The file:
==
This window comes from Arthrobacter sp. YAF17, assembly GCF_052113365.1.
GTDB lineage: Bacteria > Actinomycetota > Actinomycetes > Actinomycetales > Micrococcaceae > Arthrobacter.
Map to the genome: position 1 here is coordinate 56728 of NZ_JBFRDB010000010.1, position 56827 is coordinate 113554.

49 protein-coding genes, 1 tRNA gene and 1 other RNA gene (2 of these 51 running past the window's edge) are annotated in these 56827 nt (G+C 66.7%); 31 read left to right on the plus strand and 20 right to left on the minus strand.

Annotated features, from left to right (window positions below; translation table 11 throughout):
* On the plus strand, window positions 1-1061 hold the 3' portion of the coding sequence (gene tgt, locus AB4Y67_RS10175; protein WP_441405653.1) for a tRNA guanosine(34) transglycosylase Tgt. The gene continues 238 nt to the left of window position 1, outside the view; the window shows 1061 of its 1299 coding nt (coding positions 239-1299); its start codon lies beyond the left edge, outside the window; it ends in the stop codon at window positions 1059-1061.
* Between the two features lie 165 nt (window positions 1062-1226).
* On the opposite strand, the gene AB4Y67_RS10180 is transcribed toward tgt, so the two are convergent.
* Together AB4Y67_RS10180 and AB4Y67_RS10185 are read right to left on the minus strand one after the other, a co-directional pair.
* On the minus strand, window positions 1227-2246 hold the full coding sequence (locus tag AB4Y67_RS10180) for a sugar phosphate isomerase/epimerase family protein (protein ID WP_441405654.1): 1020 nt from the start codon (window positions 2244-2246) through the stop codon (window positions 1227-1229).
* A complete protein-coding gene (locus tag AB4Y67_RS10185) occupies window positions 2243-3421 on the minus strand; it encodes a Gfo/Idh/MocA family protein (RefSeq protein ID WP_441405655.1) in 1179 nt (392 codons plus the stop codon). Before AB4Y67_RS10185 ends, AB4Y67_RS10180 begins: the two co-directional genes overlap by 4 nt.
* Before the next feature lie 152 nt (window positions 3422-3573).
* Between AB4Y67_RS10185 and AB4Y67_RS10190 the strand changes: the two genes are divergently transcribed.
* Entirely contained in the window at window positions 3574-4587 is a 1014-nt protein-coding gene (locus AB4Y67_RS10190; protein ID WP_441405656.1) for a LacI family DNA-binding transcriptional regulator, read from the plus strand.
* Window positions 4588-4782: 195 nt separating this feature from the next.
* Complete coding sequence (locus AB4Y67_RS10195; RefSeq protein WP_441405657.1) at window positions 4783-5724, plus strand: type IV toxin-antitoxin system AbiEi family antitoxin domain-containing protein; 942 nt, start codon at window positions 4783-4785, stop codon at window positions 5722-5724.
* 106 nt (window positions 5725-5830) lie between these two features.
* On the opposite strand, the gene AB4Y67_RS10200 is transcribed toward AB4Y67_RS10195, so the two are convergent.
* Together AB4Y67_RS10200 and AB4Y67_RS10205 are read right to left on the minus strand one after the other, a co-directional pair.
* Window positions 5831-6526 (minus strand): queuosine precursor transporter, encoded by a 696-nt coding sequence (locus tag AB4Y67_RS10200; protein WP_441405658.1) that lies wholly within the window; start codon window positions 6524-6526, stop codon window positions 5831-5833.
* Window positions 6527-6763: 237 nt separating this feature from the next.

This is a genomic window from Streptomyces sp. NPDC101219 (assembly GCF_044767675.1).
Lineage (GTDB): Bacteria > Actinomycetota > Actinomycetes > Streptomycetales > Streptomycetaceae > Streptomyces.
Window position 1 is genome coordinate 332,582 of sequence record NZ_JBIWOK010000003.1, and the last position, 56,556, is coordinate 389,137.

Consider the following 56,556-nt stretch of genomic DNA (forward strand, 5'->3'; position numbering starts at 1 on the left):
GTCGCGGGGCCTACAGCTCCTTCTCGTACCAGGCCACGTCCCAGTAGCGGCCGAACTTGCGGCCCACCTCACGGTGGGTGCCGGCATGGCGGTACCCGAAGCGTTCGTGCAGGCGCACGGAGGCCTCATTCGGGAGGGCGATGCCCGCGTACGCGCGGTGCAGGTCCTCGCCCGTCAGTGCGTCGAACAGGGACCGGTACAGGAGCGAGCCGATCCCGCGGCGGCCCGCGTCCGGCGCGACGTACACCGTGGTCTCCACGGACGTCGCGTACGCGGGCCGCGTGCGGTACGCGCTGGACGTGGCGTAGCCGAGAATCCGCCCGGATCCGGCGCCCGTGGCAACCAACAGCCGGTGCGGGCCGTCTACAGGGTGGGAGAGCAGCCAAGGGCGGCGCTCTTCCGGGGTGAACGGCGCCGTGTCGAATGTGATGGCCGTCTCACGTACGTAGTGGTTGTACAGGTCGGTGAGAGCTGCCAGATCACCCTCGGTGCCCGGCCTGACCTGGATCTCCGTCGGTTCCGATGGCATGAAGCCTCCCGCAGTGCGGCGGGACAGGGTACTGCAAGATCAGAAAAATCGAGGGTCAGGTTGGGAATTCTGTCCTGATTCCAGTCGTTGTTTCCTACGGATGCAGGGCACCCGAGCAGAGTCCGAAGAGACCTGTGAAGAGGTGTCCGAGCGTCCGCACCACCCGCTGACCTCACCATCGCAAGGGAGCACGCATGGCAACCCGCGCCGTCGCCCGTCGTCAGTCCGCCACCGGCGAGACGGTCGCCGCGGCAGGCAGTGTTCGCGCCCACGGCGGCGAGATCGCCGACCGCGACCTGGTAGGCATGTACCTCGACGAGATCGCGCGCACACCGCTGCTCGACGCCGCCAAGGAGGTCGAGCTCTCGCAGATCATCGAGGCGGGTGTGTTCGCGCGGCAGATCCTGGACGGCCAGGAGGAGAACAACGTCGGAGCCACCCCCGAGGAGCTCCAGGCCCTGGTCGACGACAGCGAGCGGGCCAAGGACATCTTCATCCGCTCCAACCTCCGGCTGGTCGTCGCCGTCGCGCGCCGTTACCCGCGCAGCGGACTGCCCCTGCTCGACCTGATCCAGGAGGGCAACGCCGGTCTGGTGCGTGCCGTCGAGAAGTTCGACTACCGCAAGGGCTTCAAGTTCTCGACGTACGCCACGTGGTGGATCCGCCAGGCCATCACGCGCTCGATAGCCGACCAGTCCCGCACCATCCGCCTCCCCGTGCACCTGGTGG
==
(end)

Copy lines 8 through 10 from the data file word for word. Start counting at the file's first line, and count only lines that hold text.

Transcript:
* On the opposite strand, the gene AB4Y67_RS10180 is transcribed toward tgt, so the two are convergent.
* Together AB4Y67_RS10180 and AB4Y67_RS10185 are read right to left on the minus strand one after the other, a co-directional pair.
* On the minus strand, window positions 1227-2246 hold the full coding sequence (locus tag AB4Y67_RS10180) for a sugar phosphate isomerase/epimerase family protein (protein ID WP_441405654.1): 1020 nt from the start codon (window positions 2244-2246) through the stop codon (window positions 1227-1229).